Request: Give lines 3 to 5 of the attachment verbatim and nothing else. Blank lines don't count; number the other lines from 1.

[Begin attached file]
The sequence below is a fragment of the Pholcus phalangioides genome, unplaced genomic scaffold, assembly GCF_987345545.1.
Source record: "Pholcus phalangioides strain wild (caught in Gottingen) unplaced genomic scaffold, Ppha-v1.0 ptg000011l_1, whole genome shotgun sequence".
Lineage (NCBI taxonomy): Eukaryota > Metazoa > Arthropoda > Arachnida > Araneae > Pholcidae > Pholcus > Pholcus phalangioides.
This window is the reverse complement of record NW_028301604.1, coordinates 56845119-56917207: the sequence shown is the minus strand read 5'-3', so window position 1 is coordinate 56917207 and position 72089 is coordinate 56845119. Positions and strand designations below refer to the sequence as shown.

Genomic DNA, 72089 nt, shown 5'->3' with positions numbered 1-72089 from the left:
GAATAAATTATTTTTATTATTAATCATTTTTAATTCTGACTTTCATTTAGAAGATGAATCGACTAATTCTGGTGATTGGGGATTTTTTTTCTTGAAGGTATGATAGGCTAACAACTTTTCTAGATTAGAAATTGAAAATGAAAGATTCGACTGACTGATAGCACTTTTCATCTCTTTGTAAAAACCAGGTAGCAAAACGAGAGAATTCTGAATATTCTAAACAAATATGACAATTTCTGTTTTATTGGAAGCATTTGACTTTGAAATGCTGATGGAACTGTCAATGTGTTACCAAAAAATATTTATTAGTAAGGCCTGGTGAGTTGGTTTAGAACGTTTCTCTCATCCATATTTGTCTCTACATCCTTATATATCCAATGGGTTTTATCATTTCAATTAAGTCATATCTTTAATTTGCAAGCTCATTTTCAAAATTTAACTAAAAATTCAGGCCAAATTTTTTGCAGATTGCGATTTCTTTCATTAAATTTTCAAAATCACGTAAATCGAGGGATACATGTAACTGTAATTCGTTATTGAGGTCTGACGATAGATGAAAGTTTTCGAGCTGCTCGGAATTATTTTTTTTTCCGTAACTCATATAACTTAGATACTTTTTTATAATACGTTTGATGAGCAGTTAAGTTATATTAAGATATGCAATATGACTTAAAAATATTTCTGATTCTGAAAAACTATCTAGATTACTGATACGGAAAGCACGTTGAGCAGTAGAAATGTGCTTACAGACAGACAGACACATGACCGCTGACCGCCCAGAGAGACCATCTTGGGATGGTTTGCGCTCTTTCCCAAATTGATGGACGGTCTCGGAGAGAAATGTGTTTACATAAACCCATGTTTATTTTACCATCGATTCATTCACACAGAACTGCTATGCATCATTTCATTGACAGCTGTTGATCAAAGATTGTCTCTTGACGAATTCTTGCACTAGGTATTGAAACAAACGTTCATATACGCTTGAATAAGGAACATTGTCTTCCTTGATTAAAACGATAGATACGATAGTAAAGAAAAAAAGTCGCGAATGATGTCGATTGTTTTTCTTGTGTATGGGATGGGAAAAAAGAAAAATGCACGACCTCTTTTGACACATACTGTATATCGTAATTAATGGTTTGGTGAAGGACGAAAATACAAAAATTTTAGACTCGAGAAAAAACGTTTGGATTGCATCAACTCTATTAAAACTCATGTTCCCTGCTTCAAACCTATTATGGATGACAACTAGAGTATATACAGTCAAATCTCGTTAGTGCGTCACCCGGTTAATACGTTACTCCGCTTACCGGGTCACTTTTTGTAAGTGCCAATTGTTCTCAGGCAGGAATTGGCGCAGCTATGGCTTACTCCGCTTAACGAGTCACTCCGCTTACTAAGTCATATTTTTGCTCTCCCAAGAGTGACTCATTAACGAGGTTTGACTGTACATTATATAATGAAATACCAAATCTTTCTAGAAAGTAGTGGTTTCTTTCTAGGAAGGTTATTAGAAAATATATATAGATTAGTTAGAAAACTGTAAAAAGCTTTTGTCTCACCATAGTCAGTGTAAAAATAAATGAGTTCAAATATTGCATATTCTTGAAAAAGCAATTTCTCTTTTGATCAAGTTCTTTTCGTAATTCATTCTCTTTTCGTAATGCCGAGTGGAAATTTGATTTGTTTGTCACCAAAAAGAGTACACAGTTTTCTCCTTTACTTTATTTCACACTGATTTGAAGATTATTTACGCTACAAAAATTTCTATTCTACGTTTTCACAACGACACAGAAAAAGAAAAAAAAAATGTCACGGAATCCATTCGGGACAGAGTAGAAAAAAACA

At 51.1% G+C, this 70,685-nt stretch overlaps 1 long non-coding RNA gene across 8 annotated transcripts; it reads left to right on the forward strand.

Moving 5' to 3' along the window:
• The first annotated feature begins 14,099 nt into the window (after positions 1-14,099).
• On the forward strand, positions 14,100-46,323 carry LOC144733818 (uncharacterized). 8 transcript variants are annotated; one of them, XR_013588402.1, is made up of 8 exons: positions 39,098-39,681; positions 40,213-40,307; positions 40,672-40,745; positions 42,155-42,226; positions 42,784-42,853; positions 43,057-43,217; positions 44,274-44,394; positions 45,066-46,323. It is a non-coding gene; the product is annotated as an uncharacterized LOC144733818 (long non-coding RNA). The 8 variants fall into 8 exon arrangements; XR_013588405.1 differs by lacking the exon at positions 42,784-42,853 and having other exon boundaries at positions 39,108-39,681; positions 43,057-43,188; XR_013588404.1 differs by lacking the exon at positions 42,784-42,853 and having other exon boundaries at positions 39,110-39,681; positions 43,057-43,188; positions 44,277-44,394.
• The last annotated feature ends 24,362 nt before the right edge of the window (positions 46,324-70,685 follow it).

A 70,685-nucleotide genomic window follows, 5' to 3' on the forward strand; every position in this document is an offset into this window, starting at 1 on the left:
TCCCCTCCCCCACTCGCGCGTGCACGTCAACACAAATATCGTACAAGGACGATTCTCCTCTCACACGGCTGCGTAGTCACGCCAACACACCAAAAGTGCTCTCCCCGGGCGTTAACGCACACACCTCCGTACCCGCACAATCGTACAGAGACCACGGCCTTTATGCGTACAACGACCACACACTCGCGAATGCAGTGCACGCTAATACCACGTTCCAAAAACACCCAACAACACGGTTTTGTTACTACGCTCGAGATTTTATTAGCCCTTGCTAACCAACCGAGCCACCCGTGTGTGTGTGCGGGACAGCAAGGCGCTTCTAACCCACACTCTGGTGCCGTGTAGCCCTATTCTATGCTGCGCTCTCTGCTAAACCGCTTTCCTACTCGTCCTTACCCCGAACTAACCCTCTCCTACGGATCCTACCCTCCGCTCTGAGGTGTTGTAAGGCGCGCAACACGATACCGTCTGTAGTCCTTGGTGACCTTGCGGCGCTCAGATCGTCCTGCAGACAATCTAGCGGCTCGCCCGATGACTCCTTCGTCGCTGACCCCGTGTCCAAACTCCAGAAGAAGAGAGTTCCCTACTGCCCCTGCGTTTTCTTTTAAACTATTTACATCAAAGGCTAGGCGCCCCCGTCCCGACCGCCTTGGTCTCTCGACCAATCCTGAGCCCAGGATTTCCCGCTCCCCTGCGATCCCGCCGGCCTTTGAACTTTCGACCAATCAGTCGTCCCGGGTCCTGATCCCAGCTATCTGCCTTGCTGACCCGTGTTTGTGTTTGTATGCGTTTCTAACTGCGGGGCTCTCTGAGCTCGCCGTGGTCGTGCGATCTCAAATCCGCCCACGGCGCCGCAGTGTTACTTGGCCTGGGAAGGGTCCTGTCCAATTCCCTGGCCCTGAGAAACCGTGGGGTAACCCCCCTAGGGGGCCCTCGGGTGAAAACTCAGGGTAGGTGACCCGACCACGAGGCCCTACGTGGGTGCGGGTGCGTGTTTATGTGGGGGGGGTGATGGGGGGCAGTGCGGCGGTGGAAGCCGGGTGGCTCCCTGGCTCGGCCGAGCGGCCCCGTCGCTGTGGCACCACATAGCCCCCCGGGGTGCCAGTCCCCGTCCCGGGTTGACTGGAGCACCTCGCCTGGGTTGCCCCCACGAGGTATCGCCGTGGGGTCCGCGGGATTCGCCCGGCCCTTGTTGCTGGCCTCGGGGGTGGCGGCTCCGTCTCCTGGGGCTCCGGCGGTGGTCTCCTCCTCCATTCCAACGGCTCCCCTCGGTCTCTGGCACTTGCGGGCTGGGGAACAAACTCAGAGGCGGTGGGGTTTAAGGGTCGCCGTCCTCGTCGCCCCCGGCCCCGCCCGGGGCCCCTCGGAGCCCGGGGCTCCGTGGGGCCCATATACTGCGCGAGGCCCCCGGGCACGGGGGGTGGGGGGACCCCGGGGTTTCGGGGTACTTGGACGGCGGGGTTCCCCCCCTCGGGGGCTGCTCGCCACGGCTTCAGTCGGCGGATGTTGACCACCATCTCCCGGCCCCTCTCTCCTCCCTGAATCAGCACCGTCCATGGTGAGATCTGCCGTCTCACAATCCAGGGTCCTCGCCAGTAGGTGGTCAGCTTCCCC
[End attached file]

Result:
Lineage (NCBI taxonomy): Eukaryota > Metazoa > Arthropoda > Arachnida > Araneae > Pholcidae > Pholcus > Pholcus phalangioides.
This window is the reverse complement of record NW_028301604.1, coordinates 56845119-56917207: the sequence shown is the minus strand read 5'-3', so window position 1 is coordinate 56917207 and position 72089 is coordinate 56845119. Positions and strand designations below refer to the sequence as shown.

Genomic DNA, 72089 nt, shown 5'->3' with positions numbered 1-72089 from the left: